These smoked cornish hens are fun-sized at about a pound each and are a great choice for dinner guests or even a family dinner since everyone gets their own little personal chicken.
I started thinking about brining these in beer after considering them as a small version of the beer can chicken. The problem with setting them on a can of beer is that, while it helps them stand upright, it does not effectively add any beer flavor to the meat.
By brining them in beer, you are not only adding that beer flavor directly into the meat, you are going to end up with a much more juicy chicken than you would otherwise.
As if that wasn't good enough, I mixed my barbecue sauce with equal parts of beer and it was so good, I was eating it by the spoonful before it ever glazed the chickens.
- Prep Time: 25 minutes
- Brine time: 4 hours
- Cook Time: 2 hours
- Smoker Temp: 250°F
- Meat Finish Temp: 165°F
- Recommended Wood: Apple
- 4 cornish hens (or one per person)*
- Beer brine (recipe below)
- Spicy brown mustard
- Jeff's Rub (purchase recipes here)
- Jeff's Barbecue Sauce (purchase recipes here)
- Beer barbecue sauce (recipe below)
*The cornish hens I usually find locally are sold frozen and weigh in at about a pound or a little more each. Bigger birds are fine but it will naturally increase the cooking time.
**I used a Bock style beer for it's flavor but anything you have on hand will work as long as you like it. You will taste it in the meat.
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These birds will thaw in about a day in the fridge but if you need them in a hurry, just put them down in cold water for 2-3 hours, changing the water every 30 minutes.
While the birds are thawing is a great time to make the beer brine:
Beer Brine (½ gallon)
- 36 oz of beer – (12 oz bottles x3 or equivalent)
- ½ cup kosher salt
- 1.5 quarts (or 6 cups) of ice cubes
- 1 yellow onion, chopped
- 6 garlic cloves, whole
- ¼ cup of Jeff's rub (purchase recipe here)
Add everything except the ice to a large pot and bring to a boil over medium-high heat stirring occasionally. Once it just starts to boil, remove from heat and cover for about 10 minutes.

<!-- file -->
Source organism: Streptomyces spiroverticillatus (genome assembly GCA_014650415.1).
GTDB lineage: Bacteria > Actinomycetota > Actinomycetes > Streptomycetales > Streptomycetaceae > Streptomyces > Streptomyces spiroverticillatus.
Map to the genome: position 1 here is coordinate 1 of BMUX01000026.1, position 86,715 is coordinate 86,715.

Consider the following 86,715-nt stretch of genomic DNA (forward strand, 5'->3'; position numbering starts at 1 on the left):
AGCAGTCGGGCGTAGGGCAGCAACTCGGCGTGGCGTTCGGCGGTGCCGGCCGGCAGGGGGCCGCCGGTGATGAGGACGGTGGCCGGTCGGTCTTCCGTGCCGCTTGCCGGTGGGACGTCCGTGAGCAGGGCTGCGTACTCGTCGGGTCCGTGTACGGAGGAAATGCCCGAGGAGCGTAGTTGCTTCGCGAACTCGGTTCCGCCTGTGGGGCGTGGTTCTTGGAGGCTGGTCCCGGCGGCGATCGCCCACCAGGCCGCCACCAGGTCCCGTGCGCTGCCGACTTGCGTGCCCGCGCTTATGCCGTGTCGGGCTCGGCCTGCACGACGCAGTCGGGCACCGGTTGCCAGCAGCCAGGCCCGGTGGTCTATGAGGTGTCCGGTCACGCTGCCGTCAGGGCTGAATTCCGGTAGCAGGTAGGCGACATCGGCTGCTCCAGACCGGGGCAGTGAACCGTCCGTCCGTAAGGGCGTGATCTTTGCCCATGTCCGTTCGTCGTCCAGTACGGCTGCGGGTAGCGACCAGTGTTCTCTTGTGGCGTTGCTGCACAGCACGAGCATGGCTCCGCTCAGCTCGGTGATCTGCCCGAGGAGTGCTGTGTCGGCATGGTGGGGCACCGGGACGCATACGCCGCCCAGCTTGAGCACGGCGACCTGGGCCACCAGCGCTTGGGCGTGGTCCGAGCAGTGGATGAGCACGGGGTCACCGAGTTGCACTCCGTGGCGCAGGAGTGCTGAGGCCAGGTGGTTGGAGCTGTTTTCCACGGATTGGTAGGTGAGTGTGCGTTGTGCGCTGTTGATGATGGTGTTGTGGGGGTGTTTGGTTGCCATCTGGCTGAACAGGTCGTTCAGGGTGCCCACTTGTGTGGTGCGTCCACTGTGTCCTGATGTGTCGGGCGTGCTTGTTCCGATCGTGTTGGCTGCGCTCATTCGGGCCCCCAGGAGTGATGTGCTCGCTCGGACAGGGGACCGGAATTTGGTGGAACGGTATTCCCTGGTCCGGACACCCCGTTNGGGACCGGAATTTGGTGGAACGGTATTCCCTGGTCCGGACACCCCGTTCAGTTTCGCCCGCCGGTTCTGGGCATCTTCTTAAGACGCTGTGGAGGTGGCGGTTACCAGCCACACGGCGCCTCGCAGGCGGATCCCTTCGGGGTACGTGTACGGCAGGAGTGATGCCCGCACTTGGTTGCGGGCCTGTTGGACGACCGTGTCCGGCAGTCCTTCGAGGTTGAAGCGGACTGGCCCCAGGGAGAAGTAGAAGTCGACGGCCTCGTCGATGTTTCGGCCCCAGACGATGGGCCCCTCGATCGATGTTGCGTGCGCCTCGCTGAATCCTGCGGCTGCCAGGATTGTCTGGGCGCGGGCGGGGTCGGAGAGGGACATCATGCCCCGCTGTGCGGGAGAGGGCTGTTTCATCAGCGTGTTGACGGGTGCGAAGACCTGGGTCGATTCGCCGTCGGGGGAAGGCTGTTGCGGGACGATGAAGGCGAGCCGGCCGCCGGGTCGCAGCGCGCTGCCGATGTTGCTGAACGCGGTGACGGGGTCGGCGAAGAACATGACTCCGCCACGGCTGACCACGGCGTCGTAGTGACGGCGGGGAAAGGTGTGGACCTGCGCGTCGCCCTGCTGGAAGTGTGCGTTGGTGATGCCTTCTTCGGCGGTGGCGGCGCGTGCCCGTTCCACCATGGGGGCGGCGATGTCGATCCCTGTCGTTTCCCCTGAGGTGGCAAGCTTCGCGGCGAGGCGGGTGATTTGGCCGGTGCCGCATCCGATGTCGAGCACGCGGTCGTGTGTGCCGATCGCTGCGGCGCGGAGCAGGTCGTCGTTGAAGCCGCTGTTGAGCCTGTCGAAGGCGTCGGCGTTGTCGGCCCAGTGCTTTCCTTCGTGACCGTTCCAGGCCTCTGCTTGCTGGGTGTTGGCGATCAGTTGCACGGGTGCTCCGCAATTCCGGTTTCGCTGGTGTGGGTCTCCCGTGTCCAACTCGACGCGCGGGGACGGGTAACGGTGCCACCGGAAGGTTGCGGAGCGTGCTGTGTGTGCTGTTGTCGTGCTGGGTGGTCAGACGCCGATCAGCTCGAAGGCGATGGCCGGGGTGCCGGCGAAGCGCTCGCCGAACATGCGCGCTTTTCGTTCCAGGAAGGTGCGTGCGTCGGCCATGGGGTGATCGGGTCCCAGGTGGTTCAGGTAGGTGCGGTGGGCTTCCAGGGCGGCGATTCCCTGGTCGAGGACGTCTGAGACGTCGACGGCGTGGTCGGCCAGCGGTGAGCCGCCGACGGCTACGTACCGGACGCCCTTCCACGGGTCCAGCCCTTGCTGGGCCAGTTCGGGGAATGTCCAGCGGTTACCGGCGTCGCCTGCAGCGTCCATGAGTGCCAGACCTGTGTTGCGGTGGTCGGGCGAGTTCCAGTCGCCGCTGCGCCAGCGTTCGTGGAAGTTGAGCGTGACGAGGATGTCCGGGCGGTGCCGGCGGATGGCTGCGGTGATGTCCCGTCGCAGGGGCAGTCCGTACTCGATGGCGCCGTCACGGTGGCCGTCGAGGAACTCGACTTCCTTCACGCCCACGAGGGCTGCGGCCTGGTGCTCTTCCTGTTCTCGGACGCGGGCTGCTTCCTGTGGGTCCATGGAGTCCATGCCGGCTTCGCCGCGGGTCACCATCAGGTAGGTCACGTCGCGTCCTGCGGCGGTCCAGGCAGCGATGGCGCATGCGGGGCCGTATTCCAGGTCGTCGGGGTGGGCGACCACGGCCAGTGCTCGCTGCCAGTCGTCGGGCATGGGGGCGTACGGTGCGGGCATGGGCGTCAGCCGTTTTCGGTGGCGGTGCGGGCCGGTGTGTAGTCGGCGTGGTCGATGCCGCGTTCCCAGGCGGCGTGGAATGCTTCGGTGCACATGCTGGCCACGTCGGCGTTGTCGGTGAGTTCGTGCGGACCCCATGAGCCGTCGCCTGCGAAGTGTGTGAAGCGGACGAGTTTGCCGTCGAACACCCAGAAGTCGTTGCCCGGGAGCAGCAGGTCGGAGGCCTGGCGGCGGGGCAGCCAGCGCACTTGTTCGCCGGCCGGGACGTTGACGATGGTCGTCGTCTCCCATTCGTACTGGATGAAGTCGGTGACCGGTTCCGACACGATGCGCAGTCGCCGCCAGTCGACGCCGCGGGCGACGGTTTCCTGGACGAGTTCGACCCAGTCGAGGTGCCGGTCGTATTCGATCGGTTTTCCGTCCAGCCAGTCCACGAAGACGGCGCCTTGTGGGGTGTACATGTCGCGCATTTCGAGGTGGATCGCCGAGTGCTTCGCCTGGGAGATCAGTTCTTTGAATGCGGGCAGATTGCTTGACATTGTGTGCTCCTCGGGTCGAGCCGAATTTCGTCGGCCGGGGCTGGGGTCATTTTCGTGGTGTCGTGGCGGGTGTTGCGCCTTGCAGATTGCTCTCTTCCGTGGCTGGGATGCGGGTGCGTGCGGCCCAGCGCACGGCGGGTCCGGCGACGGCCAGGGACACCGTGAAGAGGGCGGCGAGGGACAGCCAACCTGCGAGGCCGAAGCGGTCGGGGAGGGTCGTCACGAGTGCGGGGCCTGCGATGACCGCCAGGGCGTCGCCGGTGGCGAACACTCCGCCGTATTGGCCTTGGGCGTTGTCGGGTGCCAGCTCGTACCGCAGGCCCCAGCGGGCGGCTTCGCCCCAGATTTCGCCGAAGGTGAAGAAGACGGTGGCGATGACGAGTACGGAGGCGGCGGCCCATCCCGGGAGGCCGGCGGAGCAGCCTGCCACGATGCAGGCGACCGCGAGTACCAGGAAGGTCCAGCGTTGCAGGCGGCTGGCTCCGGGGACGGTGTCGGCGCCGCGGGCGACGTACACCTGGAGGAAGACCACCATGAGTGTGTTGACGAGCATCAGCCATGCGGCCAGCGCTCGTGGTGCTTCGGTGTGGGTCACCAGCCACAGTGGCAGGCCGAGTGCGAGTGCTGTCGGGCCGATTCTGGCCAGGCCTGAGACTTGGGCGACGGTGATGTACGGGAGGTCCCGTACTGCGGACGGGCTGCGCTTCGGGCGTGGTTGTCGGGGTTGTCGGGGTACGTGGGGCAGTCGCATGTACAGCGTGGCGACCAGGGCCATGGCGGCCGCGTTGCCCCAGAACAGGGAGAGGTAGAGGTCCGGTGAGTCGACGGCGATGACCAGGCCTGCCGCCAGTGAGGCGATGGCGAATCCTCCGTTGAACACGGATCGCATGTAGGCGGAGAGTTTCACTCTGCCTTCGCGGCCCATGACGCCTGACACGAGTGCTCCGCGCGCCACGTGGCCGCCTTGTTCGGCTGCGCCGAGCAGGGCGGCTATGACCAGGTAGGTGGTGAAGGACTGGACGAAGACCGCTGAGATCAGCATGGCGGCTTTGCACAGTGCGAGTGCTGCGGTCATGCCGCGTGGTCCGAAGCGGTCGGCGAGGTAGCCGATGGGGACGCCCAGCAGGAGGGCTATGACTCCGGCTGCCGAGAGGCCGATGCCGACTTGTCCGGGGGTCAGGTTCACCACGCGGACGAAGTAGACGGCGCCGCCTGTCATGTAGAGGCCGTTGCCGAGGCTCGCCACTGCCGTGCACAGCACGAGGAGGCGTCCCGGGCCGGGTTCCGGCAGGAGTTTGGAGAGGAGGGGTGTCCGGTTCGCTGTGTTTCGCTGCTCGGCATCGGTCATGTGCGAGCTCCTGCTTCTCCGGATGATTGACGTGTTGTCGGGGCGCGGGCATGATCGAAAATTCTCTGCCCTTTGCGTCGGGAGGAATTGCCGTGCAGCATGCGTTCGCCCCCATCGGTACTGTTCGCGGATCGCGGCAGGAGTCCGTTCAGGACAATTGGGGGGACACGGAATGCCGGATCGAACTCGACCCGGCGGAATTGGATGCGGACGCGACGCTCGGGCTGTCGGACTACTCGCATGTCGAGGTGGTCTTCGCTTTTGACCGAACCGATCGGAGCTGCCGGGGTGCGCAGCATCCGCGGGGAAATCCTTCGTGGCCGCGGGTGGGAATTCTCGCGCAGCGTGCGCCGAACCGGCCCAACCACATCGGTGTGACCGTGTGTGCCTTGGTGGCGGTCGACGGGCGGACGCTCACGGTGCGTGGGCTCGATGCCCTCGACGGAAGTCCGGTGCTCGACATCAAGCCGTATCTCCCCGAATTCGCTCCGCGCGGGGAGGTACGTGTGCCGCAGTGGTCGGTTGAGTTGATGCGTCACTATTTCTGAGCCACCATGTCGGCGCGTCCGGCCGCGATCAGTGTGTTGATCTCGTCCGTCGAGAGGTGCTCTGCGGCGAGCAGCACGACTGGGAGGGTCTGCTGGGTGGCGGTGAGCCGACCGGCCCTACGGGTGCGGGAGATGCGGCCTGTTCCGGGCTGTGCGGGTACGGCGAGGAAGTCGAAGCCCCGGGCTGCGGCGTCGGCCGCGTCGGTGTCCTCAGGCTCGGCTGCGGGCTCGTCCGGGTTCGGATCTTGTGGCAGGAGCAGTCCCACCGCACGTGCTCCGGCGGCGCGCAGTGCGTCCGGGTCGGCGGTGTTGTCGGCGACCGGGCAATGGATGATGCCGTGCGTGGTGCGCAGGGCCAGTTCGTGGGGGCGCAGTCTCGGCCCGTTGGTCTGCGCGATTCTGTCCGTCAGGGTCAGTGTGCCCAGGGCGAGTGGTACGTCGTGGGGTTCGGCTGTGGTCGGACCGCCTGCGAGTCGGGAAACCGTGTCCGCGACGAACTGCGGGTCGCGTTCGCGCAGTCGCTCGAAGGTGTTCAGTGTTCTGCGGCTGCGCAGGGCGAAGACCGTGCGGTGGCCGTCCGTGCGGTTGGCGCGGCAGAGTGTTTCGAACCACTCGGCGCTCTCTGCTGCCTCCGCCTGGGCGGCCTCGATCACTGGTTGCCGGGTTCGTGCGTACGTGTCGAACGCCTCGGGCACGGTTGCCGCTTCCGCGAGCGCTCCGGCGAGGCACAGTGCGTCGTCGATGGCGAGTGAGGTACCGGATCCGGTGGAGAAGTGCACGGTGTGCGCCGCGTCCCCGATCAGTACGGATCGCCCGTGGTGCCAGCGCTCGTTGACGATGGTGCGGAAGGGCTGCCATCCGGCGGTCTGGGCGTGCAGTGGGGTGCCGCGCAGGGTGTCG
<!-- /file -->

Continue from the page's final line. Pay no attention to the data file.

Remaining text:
Add about 1.5 quarts of ice to hot brine and stir to cool it down. Place brine in fridge or freezer to cool it down to 40°F or less before using it.
After adding the ice, you can also use more ice in a zip top bag to cool it down further. When the ice in the bag is melted, pour out the water and replace with more ice. Repeat a few times until brine is cold enough. This is to cool it down without diluting the brine any further.
Once the brine is ready and the birds are thawed, place the hens in a large zip top bag or another brining container. Anything plastic or glass with a lid will work.
Pour the cold brine over the chickens until they are submerged then put them in the fridge to keep them cold while they brine.
You will notice that I always place the bag down in a larger bowl in case of accidental leakage.
About 4 hours is plenty of brine time and I do not recommend brining them longer than this. If you need to brine them ahead of time, do it for the recommended amount of time then rinse them off well and hold them in the fridge until you are ready to continue with the process.
Once the hens are finished brining, rinse them well under cold water. They are now ready for seasoning.
Note: I like to tie up the legs with cooking twine for a better presentation. This can be done before, after or at any time during the seasoning process.
Cornish hens that have been brined do not require a high salt seasoning. This is why my rub recipe works so well and if you don't have it, I highly recommend you order it right away.
Apply a layer of spicy brown mustard to the outside of the chickens to create a sticky surface which the rub will adhere to and not fall off.
Next, apply a generous coat of my rub to all parts of the chicken.